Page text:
Posted: May 6, 2010
HOUSE REPUBLICANS WANT OUT OF THE BASEMENT
By Celia Cohen
The Delaware Republicans unfurled three new candidacies for the state House of Representatives on the same day, a sign they are really serious about trying to take back the majority.
They did it on Cinco de Mayo, the holiday celebrating a surprising victory by the Mexican army fighting against French invaders on May 5, 1862.
Interesting timing. It would be surprising if the Republicans were to rout the Democrats, but politics is war by other means, and surprises happen. The model here is Cinco de Mayo, not Don Quixote.
"We fully expect to take it back," said Tom Ross, the Republican state chair.
The Republicans need the House. The 2008 election left them about as relevant in Legislative Hall in Dover as the Whigs.
The Republicans were denied any power base as the Democrats installed Jack Markell as governor and Matt Denn as lieutenant governor and upended the House. It goes without saying the Democrats kept the Senate, which they have controlled for decades, although it is not true the last Republican majority was so long ago, the bills were being signed into law by William Penn.
The Republicans fell into the Legislative Hall basement, where the offices of the House minority are located, after a 24-year rule, and if they do not get out of there in 2010, it could be a long stay.
The next General Assembly will be responsible for redistricting -- the readjustment of the legislative district lines every 10 years after the census -- and it gives the majority essentially a free hand at shoring up its own members.
The House has 24 Democrats and 17 Republicans. Although it appears the Republicans must pick up four seats, it is generally conceded they need five. There are three Republicans retiring, and one of them is Bill Oberle, whose district south of Newark has such a lopsidedly Democratic registration, it is about as hospitable to Republicans as the Kennedy compound in Hyannisport.
The Republicans have the national mood of voter discontent on their side, as well as the political history that shows the president's party typically losing legislative seats here in mid-term elections.
The Republicans, however, have registration seriously against them. Of the 41 House districts, only three have more Republican than Democratic voters, and all three of them currently have Republican representatives -- Nick Manolakos in Hockessin, Joe Miro in Pike Creek Valley and Gerald Hocker in the southeastern corner of Sussex County.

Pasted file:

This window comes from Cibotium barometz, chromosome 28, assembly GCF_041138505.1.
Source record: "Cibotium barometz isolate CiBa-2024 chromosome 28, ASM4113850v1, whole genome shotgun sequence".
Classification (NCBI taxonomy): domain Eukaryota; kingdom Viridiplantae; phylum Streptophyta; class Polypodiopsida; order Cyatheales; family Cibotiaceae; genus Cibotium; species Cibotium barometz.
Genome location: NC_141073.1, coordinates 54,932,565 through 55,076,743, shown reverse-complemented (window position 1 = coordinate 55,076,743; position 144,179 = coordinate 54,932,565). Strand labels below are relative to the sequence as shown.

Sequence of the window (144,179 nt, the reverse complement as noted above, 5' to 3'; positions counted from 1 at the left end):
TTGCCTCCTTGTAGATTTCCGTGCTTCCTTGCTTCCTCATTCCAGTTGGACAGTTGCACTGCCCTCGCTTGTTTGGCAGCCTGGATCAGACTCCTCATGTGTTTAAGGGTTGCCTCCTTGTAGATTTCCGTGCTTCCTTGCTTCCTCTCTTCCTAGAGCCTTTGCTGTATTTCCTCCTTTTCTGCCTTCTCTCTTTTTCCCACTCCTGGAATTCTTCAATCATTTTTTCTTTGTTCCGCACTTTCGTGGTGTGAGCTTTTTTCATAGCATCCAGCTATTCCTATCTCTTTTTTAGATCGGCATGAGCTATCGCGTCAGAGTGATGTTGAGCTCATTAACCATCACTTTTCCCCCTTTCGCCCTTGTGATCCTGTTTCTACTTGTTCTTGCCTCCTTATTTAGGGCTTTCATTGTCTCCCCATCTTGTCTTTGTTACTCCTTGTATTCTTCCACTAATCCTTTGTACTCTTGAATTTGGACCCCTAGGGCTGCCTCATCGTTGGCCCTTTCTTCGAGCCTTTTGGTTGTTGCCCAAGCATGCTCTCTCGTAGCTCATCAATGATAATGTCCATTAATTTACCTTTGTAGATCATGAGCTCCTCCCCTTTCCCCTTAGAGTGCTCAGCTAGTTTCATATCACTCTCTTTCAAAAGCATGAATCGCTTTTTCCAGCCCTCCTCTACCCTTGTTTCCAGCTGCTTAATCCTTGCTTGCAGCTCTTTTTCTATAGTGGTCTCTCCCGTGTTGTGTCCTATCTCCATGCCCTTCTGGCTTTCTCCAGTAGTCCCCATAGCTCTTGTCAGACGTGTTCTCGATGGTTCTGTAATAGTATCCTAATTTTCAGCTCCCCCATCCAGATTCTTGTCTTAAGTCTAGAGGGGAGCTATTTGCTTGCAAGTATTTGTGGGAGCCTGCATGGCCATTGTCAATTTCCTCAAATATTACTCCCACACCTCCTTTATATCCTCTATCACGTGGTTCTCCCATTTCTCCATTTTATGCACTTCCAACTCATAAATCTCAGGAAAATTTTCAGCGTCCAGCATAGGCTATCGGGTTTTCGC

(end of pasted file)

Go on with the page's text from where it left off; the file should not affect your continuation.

"If we maintain the seats we have, we keep the majority, and we're trying to pick up a couple of open seats," said Pete Schwartzkopf, the House Democratic majority leader.
The Republicans are plotting their comeback based on where they have won before, as the Cinco de Mayo candidacies show.
The day gave them Rick Carroll, a lawyer running in a Wilmington district that was safely Republican until Gerald Brady flipped it to the Democrats by winning an open race in 2006. Also Beth Miller, a lawyer looking to take back a Kent County district from Brad Bennett, a first-term Democrat. Also Chris Weeks, an engineer challenging Schwartzkopf in Sussex County, the only one of the state's three counties to go for John McCain.
Miller is actually registered independent, but she is free to run as a Republican, based on a 1994 ruling from the Superior Court concluding, "Nothing in the state election code requires a particular party registration for candidacy."
The Republicans also are targeting two Brandywine Hundred districts that once were reliably in their column, until Bryon Short picked off one for the Democrats in a special election in 2007 and Dennis Edward Williams got the other in 2008.
Ditto in Kent County, where the Republicans are taking aim not only at Bennett but Daryl Scott, another first-term Democrat, and Bob Walls, a second-term Democrat.
There are serious contests here, although it may not be enough for the Republicans to climb out of the Legislative Hall basement. Even Cinco de Mayo candidates do not necessarily translate into cinco seats.